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How can I make a div expand vertically to fit it's float'ed content?
October 8, 2009 2:07 PM   Subscribe

I'm racking my brains trying to figure out what seems to be an easy problem I'm having with CSS. It has to do with a div not resizing to contain two floated div's inside it.

I've uploaded example HTML file to help clarify what I am saying.

What I am trying to do is put "previous" and "next" links at the bottom of each post of my wordpress theme. I want them to be inside a box with a border. The "previous" link should be flush against the left margin of the box and the "next" link should be flush against the right margin of the box. The problem I am having is that when I set the "previous" link to float left and the "next" link to float right, their parent box with the border does not expand vertically to contain them.

As I understand, the CSS 2.1 spec explicitly states that this is what should be occurring in the case, as boxes do not expand to fit floated children unless the box itself is floated. So, I'm trying to find a way to prevent this behavior. I could set the parent box to float as well, but that seems to raise more problems then it solves, especially in regards to its width and how the boxes after it flow.

So I'm stuck, any way around this?
posted by arcolz to Computers & Internet (10 answers total) 6 users marked this as a favorite
 
You need a clear:both div after your nav buttons, but I'll be damned if I can figure out how to type the code in this comment box without it rendering:

<br> previousnext<br>
posted by CharlesV42 at 2:14 PM on October 8, 2009


That didn't work, but basically add an empty div with style="clear:both" after the navigation right div.
posted by CharlesV42 at 2:15 PM on October 8, 2009


<div class="content">
<div class="text">
Lorem ipsum dolor sit amet, consectetur adipiscing elit. Phasellus semper condimentum pharetra. Morbi a urna ut arcu elementum molestie. Nunc tristique sem placerat enim porta tincidunt. Suspendisse posuere, dolor a varius porttitor, urna sapien tincidunt felis, id pellentesque felis tellus sit amet nisl.
</div>
<div class="navigation">
<div class="navigationleft">
previous
</div>
<div class="navigationright">
next
</div>
<div style="clear:both"></div>
</div>
</div>
posted by CharlesV42 at 2:16 PM on October 8, 2009


Clear your two floats, and the container element will expand to hold them.

Don't float the red box. Add a br tag after the "next" button with a class of "spacer" where .spacer is defined as clear:both;

So:

CSS

.spacer {
clear:both;
}


HTML

<div class="navigation">

<div class="navigationleft">
previous
</div>
<div class="navigationright">
next
</div>
<br class="spacer" />
</div>



See AListApart for more info about floats.
posted by annathea at 2:20 PM on October 8, 2009


Awesome, thank you both. That solution works perfectly. I'm still not sure why that works though. Could someone explain in CSS logic what that extra "clear:both" div does?
posted by arcolz at 2:23 PM on October 8, 2009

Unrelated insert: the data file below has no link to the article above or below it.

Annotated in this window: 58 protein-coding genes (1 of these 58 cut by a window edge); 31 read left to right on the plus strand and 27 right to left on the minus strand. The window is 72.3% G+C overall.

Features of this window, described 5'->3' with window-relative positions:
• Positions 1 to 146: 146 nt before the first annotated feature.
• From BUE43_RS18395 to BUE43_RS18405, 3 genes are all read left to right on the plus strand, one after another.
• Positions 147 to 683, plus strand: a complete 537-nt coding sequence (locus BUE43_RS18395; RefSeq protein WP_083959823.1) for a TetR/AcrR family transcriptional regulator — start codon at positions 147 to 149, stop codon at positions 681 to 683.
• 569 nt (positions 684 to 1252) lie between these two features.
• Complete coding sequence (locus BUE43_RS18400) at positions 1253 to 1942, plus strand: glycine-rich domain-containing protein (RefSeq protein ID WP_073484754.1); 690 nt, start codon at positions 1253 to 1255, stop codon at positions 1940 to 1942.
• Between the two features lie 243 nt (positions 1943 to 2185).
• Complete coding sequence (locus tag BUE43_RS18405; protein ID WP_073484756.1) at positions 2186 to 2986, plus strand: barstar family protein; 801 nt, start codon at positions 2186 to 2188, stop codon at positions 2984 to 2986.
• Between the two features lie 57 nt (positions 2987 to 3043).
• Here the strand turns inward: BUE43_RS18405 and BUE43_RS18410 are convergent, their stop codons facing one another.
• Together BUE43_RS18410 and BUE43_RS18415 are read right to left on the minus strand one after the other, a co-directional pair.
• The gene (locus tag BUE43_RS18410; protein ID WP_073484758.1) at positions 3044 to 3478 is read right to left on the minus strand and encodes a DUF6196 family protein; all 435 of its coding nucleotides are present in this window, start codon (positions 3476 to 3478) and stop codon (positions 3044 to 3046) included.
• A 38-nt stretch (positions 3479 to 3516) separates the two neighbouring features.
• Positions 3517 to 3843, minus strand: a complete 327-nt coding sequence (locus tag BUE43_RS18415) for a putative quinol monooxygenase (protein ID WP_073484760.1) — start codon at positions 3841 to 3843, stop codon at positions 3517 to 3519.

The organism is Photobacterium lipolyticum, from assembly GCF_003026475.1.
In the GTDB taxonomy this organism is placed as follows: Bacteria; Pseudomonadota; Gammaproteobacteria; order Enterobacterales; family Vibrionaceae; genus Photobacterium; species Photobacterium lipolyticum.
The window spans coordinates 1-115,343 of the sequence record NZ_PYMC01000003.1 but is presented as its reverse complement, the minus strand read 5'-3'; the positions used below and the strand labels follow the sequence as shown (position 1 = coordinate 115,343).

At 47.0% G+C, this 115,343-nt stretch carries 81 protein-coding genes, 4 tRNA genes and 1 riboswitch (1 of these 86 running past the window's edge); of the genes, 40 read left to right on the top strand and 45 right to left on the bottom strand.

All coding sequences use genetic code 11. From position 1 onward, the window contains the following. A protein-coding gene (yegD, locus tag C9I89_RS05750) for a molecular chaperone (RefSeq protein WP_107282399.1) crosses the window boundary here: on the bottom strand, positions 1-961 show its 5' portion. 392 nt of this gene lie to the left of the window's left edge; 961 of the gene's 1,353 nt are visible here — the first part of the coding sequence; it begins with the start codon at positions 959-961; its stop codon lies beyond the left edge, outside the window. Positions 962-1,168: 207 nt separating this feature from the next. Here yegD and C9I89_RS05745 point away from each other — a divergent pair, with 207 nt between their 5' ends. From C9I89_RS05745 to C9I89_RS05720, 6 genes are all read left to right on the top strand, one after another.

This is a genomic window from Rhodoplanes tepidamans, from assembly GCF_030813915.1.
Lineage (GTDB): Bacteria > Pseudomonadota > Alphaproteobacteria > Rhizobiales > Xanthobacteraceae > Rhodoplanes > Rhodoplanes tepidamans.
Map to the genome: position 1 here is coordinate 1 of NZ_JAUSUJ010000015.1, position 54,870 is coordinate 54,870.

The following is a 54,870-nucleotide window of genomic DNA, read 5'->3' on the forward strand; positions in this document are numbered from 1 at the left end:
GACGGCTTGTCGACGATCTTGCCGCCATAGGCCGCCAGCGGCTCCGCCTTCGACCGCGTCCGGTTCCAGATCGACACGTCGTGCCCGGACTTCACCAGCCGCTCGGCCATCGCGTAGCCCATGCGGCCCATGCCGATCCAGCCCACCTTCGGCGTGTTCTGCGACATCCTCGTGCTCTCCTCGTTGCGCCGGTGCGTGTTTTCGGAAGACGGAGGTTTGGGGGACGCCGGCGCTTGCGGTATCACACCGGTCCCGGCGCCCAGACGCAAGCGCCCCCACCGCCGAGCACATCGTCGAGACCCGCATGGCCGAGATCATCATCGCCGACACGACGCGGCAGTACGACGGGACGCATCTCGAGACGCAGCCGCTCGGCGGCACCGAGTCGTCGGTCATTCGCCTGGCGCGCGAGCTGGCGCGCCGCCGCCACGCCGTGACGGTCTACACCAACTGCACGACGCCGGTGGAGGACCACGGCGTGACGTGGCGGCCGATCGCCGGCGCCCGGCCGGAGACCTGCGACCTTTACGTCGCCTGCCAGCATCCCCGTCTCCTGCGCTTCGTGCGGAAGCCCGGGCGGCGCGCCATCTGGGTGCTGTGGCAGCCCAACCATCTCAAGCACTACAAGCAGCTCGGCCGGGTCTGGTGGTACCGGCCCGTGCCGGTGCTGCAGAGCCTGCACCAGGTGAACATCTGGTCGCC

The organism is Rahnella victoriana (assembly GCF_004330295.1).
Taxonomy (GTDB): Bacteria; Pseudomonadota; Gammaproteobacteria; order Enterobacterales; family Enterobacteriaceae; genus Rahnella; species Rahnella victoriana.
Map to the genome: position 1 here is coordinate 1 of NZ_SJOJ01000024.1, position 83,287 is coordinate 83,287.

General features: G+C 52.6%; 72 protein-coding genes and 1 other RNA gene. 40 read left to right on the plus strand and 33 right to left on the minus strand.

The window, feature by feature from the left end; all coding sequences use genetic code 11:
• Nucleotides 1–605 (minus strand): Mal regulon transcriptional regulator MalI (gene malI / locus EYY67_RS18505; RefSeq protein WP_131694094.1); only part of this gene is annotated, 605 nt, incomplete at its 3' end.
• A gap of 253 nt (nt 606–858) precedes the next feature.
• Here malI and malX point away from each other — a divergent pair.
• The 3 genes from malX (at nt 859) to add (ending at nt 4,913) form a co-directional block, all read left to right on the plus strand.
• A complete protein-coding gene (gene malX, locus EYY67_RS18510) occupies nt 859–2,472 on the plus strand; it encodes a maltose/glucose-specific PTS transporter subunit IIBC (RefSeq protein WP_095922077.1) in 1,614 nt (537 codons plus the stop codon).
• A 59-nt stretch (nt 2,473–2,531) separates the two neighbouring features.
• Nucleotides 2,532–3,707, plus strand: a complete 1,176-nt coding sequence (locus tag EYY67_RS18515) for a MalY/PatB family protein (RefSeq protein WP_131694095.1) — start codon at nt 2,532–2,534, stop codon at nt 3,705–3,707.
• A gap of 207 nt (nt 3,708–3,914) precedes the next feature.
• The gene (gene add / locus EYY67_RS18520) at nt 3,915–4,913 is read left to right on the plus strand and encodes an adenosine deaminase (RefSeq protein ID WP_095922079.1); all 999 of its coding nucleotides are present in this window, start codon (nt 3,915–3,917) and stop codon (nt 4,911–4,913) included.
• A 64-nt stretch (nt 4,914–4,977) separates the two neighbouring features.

floated elements don't respect their containing box.

By "clearing" with an empty div after the two floated elements you force the box to expand to cover the two floated elements.
posted by bitdamaged at 2:40 PM on October 8, 2009


(Actually I should say that containing boxes don't respect floated elements within them when sizing)

You can also specify absolute sizes to get rid of extraneous markup. Like So
posted by bitdamaged at 2:59 PM on October 8, 2009


Could someone explain in CSS logic what that extra "clear:both" div does?

It puts the spacer div below the left and right navigation buttons, so that the border has to reach down to include it, rather than between the navigation buttons.

Graphically, it places the spacer div like so:

XXXXXXX
XXXXXXX
XXXXXXX
[spacer div]

rather than like so:

XXXXXXX [spacer div]
XXXXXXX
XXXXXXX

where the block of X's is the left navigation button. (I can't figure out how to include the right navigation button in my ASCII art.)

If an element has a float attribute then other elements will try to wrap around it. Using "clear" tells those elements to stop trying to wrap around and pushes them below the floated element.

Also, I feel like this solution might not work on all browsers. I have a vague recollection that your spacer div might need to include a '&nbsp' or something in some cases. So you might want to take a look in a few browsers to make sure.
posted by losvedir at 5:14 PM on October 8, 2009


super secret tip: overflow:hidden on a container also does a good job clearing, *and* it doesn't add unnecessary markup to your html!

Usually you want these sorts of things to be overflow hidden anyways. win-win. (see QuirksMode for a complete run-down, although I'm not sure you need the width:100% he mentions).
posted by ragaskar at 9:51 PM on October 8, 2009


super secret tip: overflow:hidden on a container also does a good job clearing, *and* it doesn't add unnecessary markup to your html!

If you don't want the overflow to be hidden (eg. background image issues) use overflow:auto;

Basically you just need the container div to have a value for overflow. Setting it to auto allows it to properly envelop the floated innards without affecting anything else.
posted by missmagenta at 6:19 AM on October 9, 2009


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